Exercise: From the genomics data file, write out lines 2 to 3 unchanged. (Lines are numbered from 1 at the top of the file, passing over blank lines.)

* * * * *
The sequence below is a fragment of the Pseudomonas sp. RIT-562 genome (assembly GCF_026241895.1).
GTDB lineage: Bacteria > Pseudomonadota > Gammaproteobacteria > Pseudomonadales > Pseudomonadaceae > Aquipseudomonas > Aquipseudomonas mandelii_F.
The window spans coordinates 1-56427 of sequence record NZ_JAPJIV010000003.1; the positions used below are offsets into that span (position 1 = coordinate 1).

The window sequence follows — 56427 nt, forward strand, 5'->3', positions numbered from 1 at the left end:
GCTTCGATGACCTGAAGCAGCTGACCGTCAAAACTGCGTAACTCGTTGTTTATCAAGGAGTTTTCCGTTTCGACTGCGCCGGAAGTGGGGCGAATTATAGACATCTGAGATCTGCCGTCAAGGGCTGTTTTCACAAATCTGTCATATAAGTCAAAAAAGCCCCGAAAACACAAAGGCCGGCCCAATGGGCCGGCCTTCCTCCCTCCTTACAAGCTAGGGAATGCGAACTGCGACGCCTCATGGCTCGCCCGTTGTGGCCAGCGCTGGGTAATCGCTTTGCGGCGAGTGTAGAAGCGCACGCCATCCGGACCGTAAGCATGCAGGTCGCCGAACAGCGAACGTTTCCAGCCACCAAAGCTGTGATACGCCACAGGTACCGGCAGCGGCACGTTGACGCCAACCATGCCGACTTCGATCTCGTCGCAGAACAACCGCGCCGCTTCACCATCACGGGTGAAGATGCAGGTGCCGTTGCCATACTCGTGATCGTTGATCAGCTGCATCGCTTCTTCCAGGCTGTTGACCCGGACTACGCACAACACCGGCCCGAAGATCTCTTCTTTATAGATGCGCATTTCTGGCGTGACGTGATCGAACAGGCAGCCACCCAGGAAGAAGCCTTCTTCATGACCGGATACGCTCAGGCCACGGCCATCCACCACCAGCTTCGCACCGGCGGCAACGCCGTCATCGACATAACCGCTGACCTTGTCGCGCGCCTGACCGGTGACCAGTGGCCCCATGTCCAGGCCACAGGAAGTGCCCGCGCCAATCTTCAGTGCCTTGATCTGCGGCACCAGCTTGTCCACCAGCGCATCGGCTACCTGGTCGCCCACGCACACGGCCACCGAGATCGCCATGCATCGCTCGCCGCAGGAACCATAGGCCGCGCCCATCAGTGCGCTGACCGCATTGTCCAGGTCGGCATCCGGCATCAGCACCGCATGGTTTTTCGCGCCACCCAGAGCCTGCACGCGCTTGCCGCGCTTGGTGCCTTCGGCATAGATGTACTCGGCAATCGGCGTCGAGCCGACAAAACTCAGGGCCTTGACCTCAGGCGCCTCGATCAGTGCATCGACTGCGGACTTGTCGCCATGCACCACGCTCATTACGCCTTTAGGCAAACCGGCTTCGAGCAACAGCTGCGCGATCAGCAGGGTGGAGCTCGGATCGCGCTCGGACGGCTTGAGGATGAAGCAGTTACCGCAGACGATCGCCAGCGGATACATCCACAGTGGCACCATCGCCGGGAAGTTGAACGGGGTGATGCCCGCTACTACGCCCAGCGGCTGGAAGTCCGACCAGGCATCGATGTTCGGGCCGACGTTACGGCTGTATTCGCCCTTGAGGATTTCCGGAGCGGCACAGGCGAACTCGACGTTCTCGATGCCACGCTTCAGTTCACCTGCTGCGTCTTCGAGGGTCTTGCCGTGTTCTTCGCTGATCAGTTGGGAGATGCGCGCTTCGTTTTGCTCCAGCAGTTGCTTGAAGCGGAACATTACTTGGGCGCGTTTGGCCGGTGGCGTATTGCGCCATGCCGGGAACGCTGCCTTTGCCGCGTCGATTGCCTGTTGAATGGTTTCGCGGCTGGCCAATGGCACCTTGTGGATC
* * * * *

GTDB lineage: Bacteria > Pseudomonadota > Gammaproteobacteria > Pseudomonadales > Pseudomonadaceae > Aquipseudomonas > Aquipseudomonas mandelii_F.
The window spans coordinates 1-56427 of sequence record NZ_JAPJIV010000003.1; the positions used below are offsets into that span (position 1 = coordinate 1).